Some comments on the May 24 election results

This is a brief thing I wrote for the most recent issue of Poblacht na nOibrithe, the bulletin of Clann éirígí.  I didn’t think of putting it up here until just now:

The May 24 elections saw a massive surge of support for Sinn Fein in the south, while the party held its support in the north. It’s clear that the surge in the south came largely at the expense of the Labour Party and, to a lesser extent, of Fianna Fail. These two capitalist parties were punished by southern voters for their roles in the vicious attacks on workers since the collapse of the ‘Celtic Tiger’.

Moreover, Sinn Fein is now the dominant party in Dublin, as revealed at council level and Euro seat level. The Shinners hold 16 seats in Dublin, compared to 9 for Fianna Fail and 8 each for Fine Gael and Labour. Across the 26-county state, SF took 157 seats (up 103) to Labour’s 51 (down 81). The Shinners’ biggest achievement was, interestingly, in the Euro poll where they were not far behind Fianna Fail and Fine Gael. Labour lost all its Euro seats and won only 88,000 votes, while the Shinners took 3 seats (just one behind Fine Gael) and 323,000 votes (Fianna Fail won 400 more votes than Fine Gael but came out of it with only one seat).

Left of Labour constituency

Of course, there has always been a left-of-Labour constituency, but it has not been this large since the early 1920s. There are three reasons why Sinn Fein has been able to capitalise on disillusion with Labour. One is that they were the largest force to the (sort of) left of Labour, another is that Fianna Fail is also discredited so Labour votes didn’t drift back there, and the third is that the working class in the south is republican (with a small ‘r’). The republicanism of the southern working class, no matter how diluted over the almost 90 years since partition, always limited the appeal of left parties like the Workers Party and the more recent Trotskyist-oriented parties.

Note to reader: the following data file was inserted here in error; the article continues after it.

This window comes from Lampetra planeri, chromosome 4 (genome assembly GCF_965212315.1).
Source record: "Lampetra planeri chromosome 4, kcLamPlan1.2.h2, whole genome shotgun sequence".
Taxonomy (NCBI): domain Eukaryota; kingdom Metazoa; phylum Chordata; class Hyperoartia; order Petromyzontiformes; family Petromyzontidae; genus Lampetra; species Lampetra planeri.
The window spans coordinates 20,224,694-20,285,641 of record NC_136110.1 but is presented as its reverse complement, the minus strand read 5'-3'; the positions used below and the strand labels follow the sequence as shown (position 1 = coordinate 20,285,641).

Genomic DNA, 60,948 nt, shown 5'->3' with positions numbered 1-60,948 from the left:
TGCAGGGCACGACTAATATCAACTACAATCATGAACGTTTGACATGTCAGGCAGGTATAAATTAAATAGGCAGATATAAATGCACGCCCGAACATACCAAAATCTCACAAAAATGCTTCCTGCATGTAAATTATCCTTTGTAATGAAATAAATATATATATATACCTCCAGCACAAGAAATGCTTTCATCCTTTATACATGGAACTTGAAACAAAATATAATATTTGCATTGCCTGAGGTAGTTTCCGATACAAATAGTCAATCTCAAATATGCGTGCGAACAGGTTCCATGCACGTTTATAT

The success of Sinn Fein in the south can be expected to continue – at least until people experience them in office. The Shinners’ success will set them up to be in coalition after the next general election in the south. After that the disillusion will start.

Managing capitalism, managing partition

As we’ve seen in the north, Sinn Fein is now utterly committed to managing capitalism, a system based on exploitation and oppression. And, in the Irish case, on the partition of the island. The ruling elites here and in Britain have no interest in a united Ireland so, as SF continues to attempt to ingratiate itself with them, it will have to move further backwards on the national question too.

Moreover, the very success of Sinn Fein means they will attract more and more chancers and opportunists. Whatever is left of their old politics – and it’s very, very little in any meaningful sense, will be diluted by its expanded membership which is not committed to republican, let alone socialist, principles.

 

 

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Posted on July 3, 2014, in 21st century republicanism and socialism, Economy and workers' resistance, Irish politics today, Provos - then and now, Public sector/cuts. Bookmark the permalink. Comments Off on Some comments on the May 24 election results.

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